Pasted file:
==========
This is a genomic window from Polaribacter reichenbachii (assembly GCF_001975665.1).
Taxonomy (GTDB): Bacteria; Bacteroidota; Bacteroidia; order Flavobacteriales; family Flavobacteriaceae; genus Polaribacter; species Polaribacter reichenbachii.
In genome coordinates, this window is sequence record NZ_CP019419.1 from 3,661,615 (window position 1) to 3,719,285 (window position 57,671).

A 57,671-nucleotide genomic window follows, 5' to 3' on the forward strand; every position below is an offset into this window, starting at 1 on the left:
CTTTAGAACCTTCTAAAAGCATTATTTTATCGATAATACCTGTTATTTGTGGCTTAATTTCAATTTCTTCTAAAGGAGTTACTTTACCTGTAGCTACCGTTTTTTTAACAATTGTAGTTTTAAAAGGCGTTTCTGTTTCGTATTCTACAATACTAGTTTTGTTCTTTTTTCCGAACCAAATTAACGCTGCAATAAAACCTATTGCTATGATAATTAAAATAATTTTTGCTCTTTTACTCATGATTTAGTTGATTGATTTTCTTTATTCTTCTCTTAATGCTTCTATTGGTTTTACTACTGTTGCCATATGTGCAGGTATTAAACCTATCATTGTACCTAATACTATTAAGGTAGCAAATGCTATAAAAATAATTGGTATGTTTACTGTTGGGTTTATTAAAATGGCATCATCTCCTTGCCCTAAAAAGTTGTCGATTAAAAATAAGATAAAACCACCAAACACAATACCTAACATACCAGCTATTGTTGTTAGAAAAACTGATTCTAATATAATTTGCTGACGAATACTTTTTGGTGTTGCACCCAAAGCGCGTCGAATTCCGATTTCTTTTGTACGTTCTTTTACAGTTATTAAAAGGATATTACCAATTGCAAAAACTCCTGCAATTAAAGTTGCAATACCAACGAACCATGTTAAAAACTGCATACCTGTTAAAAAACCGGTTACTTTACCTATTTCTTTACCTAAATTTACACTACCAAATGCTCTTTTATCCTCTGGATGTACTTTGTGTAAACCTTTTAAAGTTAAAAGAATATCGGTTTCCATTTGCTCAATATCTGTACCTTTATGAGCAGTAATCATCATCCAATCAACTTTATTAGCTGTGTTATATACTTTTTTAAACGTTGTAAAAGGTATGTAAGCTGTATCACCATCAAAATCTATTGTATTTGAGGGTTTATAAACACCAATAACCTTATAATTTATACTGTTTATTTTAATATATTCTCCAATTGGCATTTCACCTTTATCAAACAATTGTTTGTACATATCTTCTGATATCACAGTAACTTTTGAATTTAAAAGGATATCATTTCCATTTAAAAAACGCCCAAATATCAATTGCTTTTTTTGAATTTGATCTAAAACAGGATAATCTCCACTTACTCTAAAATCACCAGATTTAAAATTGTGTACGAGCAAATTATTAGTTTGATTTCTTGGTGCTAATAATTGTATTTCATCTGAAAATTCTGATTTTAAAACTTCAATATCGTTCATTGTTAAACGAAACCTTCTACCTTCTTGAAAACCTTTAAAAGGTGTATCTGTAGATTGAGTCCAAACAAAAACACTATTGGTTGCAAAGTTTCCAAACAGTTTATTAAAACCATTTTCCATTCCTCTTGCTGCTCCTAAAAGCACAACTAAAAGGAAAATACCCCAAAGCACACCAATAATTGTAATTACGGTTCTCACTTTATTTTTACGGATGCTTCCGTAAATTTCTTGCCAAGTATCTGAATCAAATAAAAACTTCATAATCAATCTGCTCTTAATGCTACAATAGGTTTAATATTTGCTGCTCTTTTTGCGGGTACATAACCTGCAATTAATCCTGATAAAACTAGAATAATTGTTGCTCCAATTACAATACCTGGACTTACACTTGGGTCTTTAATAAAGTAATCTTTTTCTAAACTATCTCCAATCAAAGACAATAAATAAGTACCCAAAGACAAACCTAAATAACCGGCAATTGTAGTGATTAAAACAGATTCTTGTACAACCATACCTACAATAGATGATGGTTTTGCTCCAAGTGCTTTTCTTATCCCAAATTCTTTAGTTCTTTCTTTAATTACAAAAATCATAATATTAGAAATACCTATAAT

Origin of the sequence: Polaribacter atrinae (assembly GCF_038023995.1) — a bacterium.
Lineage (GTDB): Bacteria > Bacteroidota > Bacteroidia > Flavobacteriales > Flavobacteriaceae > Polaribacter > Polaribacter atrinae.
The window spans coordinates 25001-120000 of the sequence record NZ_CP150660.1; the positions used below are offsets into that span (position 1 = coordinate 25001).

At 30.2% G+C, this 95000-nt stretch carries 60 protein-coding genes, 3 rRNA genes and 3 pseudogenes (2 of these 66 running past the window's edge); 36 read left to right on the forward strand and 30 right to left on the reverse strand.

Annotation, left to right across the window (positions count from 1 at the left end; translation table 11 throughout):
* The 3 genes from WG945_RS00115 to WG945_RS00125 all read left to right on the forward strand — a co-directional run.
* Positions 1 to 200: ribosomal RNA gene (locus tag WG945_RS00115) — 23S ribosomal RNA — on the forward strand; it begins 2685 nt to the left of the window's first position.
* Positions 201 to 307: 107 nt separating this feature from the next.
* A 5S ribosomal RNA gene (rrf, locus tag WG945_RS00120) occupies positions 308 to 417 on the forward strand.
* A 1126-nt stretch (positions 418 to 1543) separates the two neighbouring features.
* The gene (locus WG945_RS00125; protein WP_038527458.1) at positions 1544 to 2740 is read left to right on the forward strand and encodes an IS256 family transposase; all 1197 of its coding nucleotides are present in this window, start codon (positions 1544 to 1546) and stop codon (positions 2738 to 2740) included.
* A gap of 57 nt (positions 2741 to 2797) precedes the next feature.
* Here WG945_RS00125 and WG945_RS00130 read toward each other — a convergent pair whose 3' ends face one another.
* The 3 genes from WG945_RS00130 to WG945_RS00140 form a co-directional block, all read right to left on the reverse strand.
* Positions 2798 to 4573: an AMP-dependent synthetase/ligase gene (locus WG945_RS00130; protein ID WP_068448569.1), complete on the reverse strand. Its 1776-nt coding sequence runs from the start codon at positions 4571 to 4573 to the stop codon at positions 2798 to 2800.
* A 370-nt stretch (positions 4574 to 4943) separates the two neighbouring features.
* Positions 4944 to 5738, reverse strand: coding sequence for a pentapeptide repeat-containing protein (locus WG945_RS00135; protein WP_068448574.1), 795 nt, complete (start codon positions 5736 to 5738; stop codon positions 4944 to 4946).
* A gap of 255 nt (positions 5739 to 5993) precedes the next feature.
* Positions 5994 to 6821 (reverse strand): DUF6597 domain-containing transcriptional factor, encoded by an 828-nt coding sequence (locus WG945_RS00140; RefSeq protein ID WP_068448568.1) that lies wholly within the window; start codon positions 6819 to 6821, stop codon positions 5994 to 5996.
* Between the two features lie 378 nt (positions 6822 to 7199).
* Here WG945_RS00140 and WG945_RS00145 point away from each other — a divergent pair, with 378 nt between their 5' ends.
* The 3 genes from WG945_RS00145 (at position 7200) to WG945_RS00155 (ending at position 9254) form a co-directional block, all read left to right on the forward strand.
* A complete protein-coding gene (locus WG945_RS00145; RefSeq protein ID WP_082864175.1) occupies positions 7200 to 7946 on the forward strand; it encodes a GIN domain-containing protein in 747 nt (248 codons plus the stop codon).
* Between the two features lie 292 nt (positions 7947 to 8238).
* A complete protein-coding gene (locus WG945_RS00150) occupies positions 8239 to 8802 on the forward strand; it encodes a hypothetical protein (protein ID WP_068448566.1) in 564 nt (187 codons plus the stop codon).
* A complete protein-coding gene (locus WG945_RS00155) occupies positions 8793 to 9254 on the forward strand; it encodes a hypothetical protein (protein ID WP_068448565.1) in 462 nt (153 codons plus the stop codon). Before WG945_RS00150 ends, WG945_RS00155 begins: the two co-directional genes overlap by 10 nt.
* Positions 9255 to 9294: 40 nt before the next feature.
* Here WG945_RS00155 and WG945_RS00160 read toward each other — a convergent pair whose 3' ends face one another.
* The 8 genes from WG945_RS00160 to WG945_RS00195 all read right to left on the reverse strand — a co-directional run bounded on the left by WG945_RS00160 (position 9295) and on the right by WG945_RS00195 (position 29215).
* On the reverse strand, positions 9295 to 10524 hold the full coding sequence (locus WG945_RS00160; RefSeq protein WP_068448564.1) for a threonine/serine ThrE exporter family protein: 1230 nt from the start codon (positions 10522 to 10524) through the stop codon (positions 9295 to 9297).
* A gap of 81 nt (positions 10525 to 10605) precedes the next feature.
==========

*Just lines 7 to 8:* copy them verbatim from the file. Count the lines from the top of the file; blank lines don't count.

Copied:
Lineage (GTDB): Bacteria > Bacteroidota > Bacteroidia > Flavobacteriales > Flavobacteriaceae > Polaribacter > Polaribacter atrinae.
The window spans coordinates 25001-120000 of the sequence record NZ_CP150660.1; the positions used below are offsets into that span (position 1 = coordinate 25001).